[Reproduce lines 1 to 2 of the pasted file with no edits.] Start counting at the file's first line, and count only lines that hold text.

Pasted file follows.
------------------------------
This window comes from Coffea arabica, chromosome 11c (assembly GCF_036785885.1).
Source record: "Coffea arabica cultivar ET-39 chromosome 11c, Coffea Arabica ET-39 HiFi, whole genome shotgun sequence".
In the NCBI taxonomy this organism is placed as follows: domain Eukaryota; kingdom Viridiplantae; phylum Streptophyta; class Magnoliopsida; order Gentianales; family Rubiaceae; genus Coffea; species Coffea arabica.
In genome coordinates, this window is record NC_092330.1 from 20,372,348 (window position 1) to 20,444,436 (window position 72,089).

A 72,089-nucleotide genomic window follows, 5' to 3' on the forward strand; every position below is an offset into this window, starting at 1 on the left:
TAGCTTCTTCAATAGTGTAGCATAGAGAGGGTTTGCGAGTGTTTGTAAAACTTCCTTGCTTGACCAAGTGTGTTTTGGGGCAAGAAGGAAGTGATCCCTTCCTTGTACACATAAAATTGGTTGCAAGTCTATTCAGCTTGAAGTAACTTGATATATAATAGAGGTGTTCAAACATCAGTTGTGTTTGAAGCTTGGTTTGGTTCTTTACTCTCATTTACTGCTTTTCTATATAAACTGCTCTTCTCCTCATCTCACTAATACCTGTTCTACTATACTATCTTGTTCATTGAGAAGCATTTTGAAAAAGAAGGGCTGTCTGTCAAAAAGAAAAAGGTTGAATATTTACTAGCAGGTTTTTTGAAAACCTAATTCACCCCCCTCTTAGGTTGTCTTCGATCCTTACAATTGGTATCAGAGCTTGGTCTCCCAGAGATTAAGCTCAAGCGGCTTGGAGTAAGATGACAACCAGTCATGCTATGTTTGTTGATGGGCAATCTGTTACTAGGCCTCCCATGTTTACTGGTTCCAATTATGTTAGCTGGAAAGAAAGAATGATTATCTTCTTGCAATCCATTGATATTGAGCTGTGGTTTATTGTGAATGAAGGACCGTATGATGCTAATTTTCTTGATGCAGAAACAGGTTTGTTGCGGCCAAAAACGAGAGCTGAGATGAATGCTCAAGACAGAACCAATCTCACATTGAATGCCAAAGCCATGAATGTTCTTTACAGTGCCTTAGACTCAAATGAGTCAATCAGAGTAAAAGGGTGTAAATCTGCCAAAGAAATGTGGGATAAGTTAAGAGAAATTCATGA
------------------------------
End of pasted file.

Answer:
This window comes from Coffea arabica, chromosome 11c (assembly GCF_036785885.1).
Source record: "Coffea arabica cultivar ET-39 chromosome 11c, Coffea Arabica ET-39 HiFi, whole genome shotgun sequence".